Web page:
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Explained Simply: Loudness vs. Volume

Posted by Echo Barrier on Feb 8, 2019 10:00:00 AM | noise problems noise loudness vs volume loud noises difference between loudness and volume

The terms volume and loudness do not refer to the same thing; however, people do interchange them, which can cause confusion. In the acoustics world, precision in language is important.

In fact, any industry that uses acoustics must deal with the jargon and obscure terminology that don’t always seem to describe the actual meaning. Acoustics also has hyper-technical language that sounds impressive, but may simply confuse the intended audience.

Using Precise Language in Acoustics

Language is fluid. Sometimes when a word is used imprecisely, it begins to take on the incorrect meaning. This happens with the terms volume and loudness, although they are very definitely two different things.

For instance, in physics people can confuse the terms "weight" and "mass". If you have no need to understand the difference between them, such as you not being a physicist, then it doesn’t matter if your understanding is a little off.

Let’s look at "volume" and "loudness", which are very different from each other while being related at the same time. However, they are not interchangeable.

Explained Simply: Loudness vs. VolumeLoudness specifically describes how our brain perceives sound and all its properties, including volume.


Loudness Versus Volume

According to Merriam-Webster, loudness is “the attribute of a sound that determines the magnitude of the auditory sensation produced and that primarily depends on the amplitude of the sound wave involved.”  What this means is that loudness depends upon the perceived sound in your brain. It is how loud the sound is to you. It is subjective – for example, what is loud to you may be imperceptible to someone with a hearing problem.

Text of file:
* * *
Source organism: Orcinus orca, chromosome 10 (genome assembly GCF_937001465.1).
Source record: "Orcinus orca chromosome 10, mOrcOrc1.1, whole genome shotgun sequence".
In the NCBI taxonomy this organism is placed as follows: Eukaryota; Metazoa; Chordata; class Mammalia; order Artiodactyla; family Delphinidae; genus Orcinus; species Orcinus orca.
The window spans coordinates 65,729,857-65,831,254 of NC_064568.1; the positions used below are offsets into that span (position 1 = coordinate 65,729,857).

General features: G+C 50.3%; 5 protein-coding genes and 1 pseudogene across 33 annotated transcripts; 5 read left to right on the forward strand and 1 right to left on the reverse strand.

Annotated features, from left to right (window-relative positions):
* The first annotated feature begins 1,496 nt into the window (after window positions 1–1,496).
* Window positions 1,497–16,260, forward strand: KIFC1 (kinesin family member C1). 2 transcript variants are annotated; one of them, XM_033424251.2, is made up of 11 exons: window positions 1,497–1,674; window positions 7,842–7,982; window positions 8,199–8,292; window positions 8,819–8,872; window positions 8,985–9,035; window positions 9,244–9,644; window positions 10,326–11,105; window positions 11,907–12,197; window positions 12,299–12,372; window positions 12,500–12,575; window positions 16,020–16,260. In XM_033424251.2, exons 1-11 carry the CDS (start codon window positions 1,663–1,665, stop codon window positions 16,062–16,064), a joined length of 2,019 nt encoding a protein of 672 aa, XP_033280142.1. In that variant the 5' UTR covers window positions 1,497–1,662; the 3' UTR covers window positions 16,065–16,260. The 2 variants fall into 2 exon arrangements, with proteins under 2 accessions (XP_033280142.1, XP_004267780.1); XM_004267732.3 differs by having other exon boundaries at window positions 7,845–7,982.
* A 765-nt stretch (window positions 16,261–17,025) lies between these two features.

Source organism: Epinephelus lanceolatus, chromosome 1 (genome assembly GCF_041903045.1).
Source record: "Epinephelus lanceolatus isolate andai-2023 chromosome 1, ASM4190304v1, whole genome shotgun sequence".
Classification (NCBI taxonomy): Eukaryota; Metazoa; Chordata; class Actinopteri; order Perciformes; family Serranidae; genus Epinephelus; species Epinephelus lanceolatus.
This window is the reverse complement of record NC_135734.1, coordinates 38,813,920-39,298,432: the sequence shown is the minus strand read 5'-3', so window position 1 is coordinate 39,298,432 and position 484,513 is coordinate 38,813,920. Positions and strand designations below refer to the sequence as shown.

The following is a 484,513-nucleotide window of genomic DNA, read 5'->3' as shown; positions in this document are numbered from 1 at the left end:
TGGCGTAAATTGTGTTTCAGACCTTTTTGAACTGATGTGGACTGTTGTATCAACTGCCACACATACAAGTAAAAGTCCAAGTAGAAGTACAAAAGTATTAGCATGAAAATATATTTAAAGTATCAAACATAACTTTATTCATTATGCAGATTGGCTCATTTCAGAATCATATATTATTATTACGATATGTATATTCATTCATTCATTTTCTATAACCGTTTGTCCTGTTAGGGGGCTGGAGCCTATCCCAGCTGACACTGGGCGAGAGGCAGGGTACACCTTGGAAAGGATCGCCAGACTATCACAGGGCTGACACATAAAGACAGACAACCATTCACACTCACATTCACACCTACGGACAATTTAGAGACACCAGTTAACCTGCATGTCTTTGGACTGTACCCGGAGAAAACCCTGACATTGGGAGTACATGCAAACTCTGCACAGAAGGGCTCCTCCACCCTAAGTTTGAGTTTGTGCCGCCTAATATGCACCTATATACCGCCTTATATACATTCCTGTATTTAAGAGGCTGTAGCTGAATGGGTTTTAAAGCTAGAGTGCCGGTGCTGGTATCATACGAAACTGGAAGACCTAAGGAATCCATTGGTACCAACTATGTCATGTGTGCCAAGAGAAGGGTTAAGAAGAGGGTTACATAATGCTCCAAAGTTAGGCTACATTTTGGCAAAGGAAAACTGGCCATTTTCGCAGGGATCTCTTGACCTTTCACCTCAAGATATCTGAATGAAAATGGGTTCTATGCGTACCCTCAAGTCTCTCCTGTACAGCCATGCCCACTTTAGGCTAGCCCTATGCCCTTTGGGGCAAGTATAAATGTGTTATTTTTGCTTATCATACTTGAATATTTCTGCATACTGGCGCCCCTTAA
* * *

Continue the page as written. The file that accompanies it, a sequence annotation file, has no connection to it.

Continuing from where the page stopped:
Volume is an imprecise term that we usually use in reference to a radio, TV, stereo, or other instruments. You manipulate the degree of loudness with a control button or slider. The instrument plays the audio at differing levels which can be measured, even if loudness is still based upon your perceptions.


You have other similar acoustics terms to consider as well, such as gain and level. However, if you are recording sound and that recording is not clear on playback, you may want to turn it up. But with acoustics, you need to know what to turn up. Do you manipulate the amplification or the speaker volume? Is the problem with input or output? Understanding the difference between loudness and volume will help you make those determinations and improve the quality of your recording, for example.


Controlling Loudness

In an environment where noise is pervasive and control is needed, "loudness" is what we want to have a handle on. There is no volume switch handy on a construction site, so we have to turn to other measures to mitigate excess noise, and ensure that what the surrounding community is exposed to is not disruptive.


_MG_8091Acoustic barriers like Echo Barrier are used to reduce disturbances resulting from noise pollution in highly populated areas.


Echo Barrier noise control barriers not only have the ability to physically reduce the volume of noise escaping a site – with their lightweight acoustic foam, covered with highly durable, innovative, weather-resistant outer layers – but also reduce loudness (that is, perceived noise level) through its unique design, which emphasizes the purpose and intent of using the barriers.



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Making a difference

Echo Barrier makes temporary acoustic barriers to screen noise on construction sites, rail, for oil & gas, utility repairs, mines, generators, events, and more. We pride ourselves on spreading awareness on noise pollution and advocating change.  

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